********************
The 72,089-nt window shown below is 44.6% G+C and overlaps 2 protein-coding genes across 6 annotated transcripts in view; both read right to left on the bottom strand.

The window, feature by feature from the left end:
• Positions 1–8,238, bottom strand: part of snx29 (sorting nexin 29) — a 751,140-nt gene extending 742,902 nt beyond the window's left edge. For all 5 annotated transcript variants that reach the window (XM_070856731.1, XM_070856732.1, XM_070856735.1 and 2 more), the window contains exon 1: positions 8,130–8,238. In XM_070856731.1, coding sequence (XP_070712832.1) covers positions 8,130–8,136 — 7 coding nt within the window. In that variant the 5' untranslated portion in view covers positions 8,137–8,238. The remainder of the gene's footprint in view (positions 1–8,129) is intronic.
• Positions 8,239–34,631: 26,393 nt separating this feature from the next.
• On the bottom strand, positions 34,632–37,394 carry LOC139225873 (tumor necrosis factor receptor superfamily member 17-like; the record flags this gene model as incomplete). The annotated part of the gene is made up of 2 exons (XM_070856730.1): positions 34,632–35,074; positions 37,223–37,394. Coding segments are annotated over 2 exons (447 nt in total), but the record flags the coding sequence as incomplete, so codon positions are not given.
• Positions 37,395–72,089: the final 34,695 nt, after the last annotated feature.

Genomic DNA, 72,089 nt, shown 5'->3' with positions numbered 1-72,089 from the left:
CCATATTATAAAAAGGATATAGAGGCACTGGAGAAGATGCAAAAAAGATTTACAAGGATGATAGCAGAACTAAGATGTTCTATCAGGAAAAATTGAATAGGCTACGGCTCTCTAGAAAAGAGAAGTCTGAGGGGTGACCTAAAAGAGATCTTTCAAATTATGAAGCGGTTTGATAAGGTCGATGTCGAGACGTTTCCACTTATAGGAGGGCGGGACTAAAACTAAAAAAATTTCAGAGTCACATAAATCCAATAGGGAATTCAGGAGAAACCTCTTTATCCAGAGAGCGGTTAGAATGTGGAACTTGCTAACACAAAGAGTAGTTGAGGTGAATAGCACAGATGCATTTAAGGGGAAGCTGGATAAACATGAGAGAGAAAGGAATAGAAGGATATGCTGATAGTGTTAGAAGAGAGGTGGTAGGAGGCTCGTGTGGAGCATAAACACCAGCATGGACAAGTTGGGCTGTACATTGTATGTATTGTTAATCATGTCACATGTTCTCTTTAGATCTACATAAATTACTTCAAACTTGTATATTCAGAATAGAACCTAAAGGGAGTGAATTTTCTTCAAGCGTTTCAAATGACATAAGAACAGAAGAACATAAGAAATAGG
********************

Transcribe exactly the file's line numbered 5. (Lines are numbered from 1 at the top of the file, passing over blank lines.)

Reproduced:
• On the bottom strand, positions 34,632–37,394 carry LOC139225873 (tumor necrosis factor receptor superfamily member 17-like; the record flags this gene model as incomplete). The annotated part of the gene is made up of 2 exons (XM_070856730.1): positions 34,632–35,074; positions 37,223–37,394. Coding segments are annotated over 2 exons (447 nt in total), but the record flags the coding sequence as incomplete, so codon positions are not given.